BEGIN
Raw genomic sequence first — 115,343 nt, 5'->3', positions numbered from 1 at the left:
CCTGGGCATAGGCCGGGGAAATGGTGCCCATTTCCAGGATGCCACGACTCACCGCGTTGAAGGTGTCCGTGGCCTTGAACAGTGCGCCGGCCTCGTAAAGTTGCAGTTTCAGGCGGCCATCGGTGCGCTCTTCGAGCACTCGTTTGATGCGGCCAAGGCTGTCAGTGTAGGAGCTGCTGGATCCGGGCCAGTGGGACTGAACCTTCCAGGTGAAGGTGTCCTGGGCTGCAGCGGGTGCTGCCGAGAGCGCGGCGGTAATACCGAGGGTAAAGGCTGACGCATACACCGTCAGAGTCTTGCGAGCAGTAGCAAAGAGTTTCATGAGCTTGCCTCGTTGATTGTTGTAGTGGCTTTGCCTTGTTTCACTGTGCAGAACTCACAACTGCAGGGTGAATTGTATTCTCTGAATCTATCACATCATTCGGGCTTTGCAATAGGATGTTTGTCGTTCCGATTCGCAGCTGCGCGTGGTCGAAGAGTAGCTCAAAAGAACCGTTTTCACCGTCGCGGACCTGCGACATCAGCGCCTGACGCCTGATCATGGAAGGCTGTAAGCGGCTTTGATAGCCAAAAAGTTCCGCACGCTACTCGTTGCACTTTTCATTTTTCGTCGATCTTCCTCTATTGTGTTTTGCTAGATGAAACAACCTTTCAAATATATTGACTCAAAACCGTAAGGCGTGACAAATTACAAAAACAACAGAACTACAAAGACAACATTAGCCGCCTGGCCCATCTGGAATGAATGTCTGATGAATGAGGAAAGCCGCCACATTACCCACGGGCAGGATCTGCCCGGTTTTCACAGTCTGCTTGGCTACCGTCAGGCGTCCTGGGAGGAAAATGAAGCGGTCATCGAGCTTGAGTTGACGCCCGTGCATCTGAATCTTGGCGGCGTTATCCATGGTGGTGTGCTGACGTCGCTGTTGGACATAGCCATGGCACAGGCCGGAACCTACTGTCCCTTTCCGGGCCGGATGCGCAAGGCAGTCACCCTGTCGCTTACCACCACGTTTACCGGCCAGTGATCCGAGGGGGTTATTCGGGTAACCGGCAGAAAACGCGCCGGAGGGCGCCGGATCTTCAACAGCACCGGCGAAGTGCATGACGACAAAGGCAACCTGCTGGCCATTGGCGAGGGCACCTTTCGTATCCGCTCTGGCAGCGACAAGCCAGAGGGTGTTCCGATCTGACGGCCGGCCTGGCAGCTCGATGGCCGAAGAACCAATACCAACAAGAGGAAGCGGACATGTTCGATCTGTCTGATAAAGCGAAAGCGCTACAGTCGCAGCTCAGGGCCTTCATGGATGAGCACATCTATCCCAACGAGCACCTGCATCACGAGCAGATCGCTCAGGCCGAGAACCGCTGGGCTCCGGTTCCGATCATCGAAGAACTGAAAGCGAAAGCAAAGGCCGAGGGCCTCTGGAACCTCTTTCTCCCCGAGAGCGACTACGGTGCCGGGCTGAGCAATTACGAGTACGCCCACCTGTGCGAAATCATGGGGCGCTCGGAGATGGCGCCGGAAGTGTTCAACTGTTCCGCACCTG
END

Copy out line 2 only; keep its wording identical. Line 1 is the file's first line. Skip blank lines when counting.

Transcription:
CCTGGGCATAGGCCGGGGAAATGGTGCCCATTTCCAGGATGCCACGACTCACCGCGTTGAAGGTGTCCGTGGCCTTGAACAGTGCGCCGGCCTCGTAAAGTTGCAGTTTCAGGCGGCCATCGGTGCGCTCTTCGAGCACTCGTTTGATGCGGCCAAGGCTGTCAGTGTAGGAGCTGCTGGATCCGGGCCAGTGGGACTGAACCTTCCAGGTGAAGGTGTCCTGGGCTGCAGCGGGTGCTGCCGAGAGCGCGGCGGTAATACCGAGGGTAAAGGCTGACGCATACACCGTCAGAGTCTTGCGAGCAGTAGCAAAGAGTTTCATGAGCTTGCCTCGTTGATTGTTGTAGTGGCTTTGCCTTGTTTCACTGTGCAGAACTCACAACTGCAGGGTGAATTGTATTCTCTGAATCTATCACATCATTCGGGCTTTGCAATAGGATGTTTGTCGTTCCGATTCGCAGCTGCGCGTGGTCGAAGAGTAGCTCAAAAGAACCGTTTTCACCGTCGCGGACCTGCGACATCAGCGCCTGACGCCTGATCATGGAAGGCTGTAAGCGGCTTTGATAGCCAAAAAGTTCCGCACGCTACTCGTTGCACTTTTCATTTTTCGTCGATCTTCCTCTATTGTGTTTTGCTAGATGAAACAACCTTTCAAATATATTGACTCAAAACCGTAAGGCGTGACAAATTACAAAAACAACAGAACTACAAAGACAACATTAGCCGCCTGGCCCATCTGGAATGAATGTCTGATGAATGAGGAAAGCCGCCACATTACCCACGGGCAGGATCTGCCCGGTTTTCACAGTCTGCTTGGCTACCGTCAGGCGTCCTGGGAGGAAAATGAAGCGGTCATCGAGCTTGAGTTGACGCCCGTGCATCTGAATCTTGGCGGCGTTATCCATGGTGGTGTGCTGACGTCGCTGTTGGACATAGCCATGGCACAGGCCGGAACCTACTGTCCCTTTCCGGGCCGGATGCGCAAGGCAGTCACCCTGTCGCTTACCACCACGTTTACCGGCCAGTGATCCGAGGGGGTTATTCGGGTAACCGGCAGAAAACGCGCCGGAGGGCGCCGGATCTTCAACAGCACCGGCGAAGTGCATGACGACAAAGGCAACCTGCTGGCCATTGGCGAGGGCACCTTTCGTATCCGCTCTGGCAGCGACAAGCCAGAGGGTGTTCCGATCTGACGGCCGGCCTGGCAGCTCGATGGCCGAAGAACCAATACCAACAAGAGGAAGCGGACATGTTCGATCTGTCTGATAAAGCGAAAGCGCTACAGTCGCAGCTCAGGGCCTTCATGGATGAGCACATCTATCCCAACGAGCACCTGCATCACGAGCAGATCGCTCAGGCCGAGAACCGCTGGGCTCCGGTTCCGATCATCGAAGAACTGAAAGCGAAAGCAAAGGCCGAGGGCCTCTGGAACCTCTTTCTCCCCGAGAGCGACTACGGTGCCGGGCTGAGCAATTACGAGTACGCCCACCTGTGCGAAATCATGGGGCGCTCGGAGATGGCGCCGGAAGTGTTCAACTGTTCCGCACCTG